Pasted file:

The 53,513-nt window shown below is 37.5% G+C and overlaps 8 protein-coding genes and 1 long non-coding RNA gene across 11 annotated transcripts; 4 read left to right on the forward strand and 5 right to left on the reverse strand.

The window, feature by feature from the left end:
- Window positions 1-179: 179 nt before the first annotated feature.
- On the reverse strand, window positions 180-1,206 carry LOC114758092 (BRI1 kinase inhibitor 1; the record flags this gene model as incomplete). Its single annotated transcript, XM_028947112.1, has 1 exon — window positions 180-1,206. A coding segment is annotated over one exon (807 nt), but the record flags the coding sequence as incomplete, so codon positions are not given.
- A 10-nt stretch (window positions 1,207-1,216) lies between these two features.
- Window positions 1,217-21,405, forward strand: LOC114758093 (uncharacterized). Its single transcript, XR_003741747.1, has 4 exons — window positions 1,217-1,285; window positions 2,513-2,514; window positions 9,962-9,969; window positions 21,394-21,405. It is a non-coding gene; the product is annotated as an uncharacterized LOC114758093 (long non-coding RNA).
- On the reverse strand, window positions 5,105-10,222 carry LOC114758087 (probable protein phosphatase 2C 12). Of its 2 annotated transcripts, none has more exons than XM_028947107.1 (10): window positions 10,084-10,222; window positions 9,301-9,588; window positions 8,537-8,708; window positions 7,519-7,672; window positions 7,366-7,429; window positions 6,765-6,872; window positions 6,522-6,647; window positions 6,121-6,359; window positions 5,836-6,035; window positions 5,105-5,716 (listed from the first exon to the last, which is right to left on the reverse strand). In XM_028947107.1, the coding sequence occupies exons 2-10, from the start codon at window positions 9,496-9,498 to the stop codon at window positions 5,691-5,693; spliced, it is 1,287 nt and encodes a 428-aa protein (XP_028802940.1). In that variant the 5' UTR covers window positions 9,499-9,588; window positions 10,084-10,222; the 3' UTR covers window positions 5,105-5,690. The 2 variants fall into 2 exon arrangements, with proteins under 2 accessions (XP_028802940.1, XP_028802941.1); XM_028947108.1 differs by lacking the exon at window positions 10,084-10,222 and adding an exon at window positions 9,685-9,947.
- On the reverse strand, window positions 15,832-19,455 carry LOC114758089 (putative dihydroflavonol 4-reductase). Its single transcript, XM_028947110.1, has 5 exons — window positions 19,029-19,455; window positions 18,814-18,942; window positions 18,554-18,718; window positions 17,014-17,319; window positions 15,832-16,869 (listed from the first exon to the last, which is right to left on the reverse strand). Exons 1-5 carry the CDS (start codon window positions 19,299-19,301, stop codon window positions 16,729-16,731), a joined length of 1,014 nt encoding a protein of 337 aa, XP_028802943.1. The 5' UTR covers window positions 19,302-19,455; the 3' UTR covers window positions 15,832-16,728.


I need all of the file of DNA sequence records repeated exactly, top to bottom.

The 53,513-nt window shown below is 37.5% G+C and overlaps 8 protein-coding genes and 1 long non-coding RNA gene across 11 annotated transcripts; 4 read left to right on the forward strand and 5 right to left on the reverse strand.

The window, feature by feature from the left end:
- Window positions 1-179: 179 nt before the first annotated feature.
- On the reverse strand, window positions 180-1,206 carry LOC114758092 (BRI1 kinase inhibitor 1; the record flags this gene model as incomplete). Its single annotated transcript, XM_028947112.1, has 1 exon — window positions 180-1,206. A coding segment is annotated over one exon (807 nt), but the record flags the coding sequence as incomplete, so codon positions are not given.
- A 10-nt stretch (window positions 1,207-1,216) lies between these two features.
- Window positions 1,217-21,405, forward strand: LOC114758093 (uncharacterized). Its single transcript, XR_003741747.1, has 4 exons — window positions 1,217-1,285; window positions 2,513-2,514; window positions 9,962-9,969; window positions 21,394-21,405. It is a non-coding gene; the product is annotated as an uncharacterized LOC114758093 (long non-coding RNA).
- On the reverse strand, window positions 5,105-10,222 carry LOC114758087 (probable protein phosphatase 2C 12). Of its 2 annotated transcripts, none has more exons than XM_028947107.1 (10): window positions 10,084-10,222; window positions 9,301-9,588; window positions 8,537-8,708; window positions 7,519-7,672; window positions 7,366-7,429; window positions 6,765-6,872; window positions 6,522-6,647; window positions 6,121-6,359; window positions 5,836-6,035; window positions 5,105-5,716 (listed from the first exon to the last, which is right to left on the reverse strand). In XM_028947107.1, the coding sequence occupies exons 2-10, from the start codon at window positions 9,496-9,498 to the stop codon at window positions 5,691-5,693; spliced, it is 1,287 nt and encodes a 428-aa protein (XP_028802940.1). In that variant the 5' UTR covers window positions 9,499-9,588; window positions 10,084-10,222; the 3' UTR covers window positions 5,105-5,690. The 2 variants fall into 2 exon arrangements, with proteins under 2 accessions (XP_028802940.1, XP_028802941.1); XM_028947108.1 differs by lacking the exon at window positions 10,084-10,222 and adding an exon at window positions 9,685-9,947.
- On the reverse strand, window positions 15,832-19,455 carry LOC114758089 (putative dihydroflavonol 4-reductase). Its single transcript, XM_028947110.1, has 5 exons — window positions 19,029-19,455; window positions 18,814-18,942; window positions 18,554-18,718; window positions 17,014-17,319; window positions 15,832-16,869 (listed from the first exon to the last, which is right to left on the reverse strand). Exons 1-5 carry the CDS (start codon window positions 19,299-19,301, stop codon window positions 16,729-16,731), a joined length of 1,014 nt encoding a protein of 337 aa, XP_028802943.1. The 5' UTR covers window positions 19,302-19,455; the 3' UTR covers window positions 15,832-16,728.